Some Basic Facts about the Israeli-Palestinian Conflict

(Huffington Post) David Harris - There could have been a two-state solution as early as 1947, which is what the UN Special Committee on Palestine (UNSCOP) proposed. The Jewish side accepted the plan, but the Arab world rejected it. When Israel declared independence on May 14, 1948, it extended the hand of friendship to its Arab neighbors. Instead, five Arab armies declared war on the Jewish state, seeking its total destruction. Until 1967, the eastern part of Jerusalem and the entire West Bank were in the hands of Jordan, not Israel. Had the Arab world wished, an independent Palestinian state, with its capital in Jerusalem, could have been established at any time. Meanwhile, Gaza was under Egyptian military rule and there was no talk of sovereignty for the Palestinians there, either. After the 1967 Six-Day War, Israel offered "land for peace" to its Arab neighbors. The Arab League nations, meeting in Khartoum, Sudan, responded: "No peace with Israel, no recognition of Israel, and no negotiations with Israel." To this day, the Palestinians have continued to bypass face-to-face talks with Israel - going to international organizations instead; denying the age-old Jewish link to Jerusalem and the region; and providing lifetime financial support for captured terrorists and the families of suicide bombers. The writer is the CEO of the American Jewish Committee (AJC).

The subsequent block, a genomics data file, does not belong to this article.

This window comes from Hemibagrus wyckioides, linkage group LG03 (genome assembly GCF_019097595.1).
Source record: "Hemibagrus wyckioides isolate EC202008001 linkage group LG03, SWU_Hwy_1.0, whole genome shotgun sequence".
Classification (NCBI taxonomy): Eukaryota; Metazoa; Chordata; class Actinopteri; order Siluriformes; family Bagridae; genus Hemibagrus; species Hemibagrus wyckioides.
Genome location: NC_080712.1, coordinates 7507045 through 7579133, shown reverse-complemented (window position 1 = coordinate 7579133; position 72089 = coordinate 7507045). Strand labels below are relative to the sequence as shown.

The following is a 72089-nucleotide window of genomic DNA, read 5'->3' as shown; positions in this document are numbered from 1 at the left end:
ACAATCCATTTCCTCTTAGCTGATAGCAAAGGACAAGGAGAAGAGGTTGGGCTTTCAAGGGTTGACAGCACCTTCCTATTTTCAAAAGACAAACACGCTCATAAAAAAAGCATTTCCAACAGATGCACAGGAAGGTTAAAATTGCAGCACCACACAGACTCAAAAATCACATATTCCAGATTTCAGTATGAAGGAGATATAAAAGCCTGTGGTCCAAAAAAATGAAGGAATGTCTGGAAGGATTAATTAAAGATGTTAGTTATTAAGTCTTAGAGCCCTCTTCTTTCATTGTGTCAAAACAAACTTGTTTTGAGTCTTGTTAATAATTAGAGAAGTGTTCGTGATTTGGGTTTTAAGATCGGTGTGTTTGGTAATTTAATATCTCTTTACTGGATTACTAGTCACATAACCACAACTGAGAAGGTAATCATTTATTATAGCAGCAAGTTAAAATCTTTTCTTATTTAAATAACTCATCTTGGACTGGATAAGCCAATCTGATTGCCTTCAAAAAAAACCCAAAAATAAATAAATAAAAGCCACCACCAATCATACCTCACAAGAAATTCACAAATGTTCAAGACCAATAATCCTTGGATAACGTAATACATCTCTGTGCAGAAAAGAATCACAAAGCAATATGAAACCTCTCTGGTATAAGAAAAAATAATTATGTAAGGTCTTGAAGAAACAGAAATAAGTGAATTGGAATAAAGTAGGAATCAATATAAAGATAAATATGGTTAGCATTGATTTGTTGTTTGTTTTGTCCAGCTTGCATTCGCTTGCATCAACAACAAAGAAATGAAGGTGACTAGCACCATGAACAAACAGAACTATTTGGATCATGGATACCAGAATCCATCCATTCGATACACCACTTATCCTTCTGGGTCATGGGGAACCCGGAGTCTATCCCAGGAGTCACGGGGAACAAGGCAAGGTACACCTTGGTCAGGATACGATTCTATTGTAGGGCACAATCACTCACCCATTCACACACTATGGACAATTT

2017-12-29 00:00:00

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